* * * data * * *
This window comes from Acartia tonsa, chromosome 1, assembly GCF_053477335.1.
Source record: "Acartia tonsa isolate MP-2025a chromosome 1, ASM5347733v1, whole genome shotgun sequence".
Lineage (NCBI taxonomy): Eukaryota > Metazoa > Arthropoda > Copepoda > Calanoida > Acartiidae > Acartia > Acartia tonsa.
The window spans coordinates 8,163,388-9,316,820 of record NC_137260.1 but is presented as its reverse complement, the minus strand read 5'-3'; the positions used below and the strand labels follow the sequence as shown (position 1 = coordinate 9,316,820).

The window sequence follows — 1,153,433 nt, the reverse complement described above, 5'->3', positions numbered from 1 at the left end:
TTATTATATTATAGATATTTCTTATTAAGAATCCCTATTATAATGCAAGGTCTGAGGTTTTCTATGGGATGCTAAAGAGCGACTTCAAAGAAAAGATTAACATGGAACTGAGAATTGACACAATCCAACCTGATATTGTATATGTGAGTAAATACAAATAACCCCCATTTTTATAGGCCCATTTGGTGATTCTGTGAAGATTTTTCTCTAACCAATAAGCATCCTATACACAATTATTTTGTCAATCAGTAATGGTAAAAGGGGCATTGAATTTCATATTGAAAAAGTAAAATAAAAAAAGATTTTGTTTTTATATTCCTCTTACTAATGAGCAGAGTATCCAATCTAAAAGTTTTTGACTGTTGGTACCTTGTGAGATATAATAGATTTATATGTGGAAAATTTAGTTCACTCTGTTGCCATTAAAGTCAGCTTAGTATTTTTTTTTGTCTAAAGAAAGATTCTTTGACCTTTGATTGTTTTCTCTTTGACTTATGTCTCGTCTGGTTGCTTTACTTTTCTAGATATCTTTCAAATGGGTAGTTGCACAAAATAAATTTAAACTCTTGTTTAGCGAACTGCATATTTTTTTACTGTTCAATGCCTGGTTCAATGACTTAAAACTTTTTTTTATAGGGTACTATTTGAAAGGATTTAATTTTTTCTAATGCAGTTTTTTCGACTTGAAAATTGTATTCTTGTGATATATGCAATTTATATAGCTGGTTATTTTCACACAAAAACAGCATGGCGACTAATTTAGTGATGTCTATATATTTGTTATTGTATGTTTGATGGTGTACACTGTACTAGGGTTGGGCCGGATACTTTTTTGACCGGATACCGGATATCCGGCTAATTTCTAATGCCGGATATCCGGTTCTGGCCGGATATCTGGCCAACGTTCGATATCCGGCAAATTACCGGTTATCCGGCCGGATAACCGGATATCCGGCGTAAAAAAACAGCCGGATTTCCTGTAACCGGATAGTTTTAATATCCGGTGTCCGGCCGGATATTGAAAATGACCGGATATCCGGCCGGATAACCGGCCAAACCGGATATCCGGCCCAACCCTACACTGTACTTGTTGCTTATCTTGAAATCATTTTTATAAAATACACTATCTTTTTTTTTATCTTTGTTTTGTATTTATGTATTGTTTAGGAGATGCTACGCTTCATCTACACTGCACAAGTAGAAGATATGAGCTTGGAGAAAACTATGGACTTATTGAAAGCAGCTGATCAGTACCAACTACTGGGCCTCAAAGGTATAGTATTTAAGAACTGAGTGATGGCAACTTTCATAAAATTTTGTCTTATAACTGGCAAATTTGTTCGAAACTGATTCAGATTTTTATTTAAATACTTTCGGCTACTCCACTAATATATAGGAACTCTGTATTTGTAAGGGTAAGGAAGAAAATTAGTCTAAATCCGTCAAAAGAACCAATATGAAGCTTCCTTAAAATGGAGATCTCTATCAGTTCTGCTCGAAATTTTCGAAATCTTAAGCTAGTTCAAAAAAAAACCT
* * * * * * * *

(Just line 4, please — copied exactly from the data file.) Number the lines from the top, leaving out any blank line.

The window spans coordinates 8,163,388-9,316,820 of record NC_137260.1 but is presented as its reverse complement, the minus strand read 5'-3'; the positions used below and the strand labels follow the sequence as shown (position 1 = coordinate 9,316,820).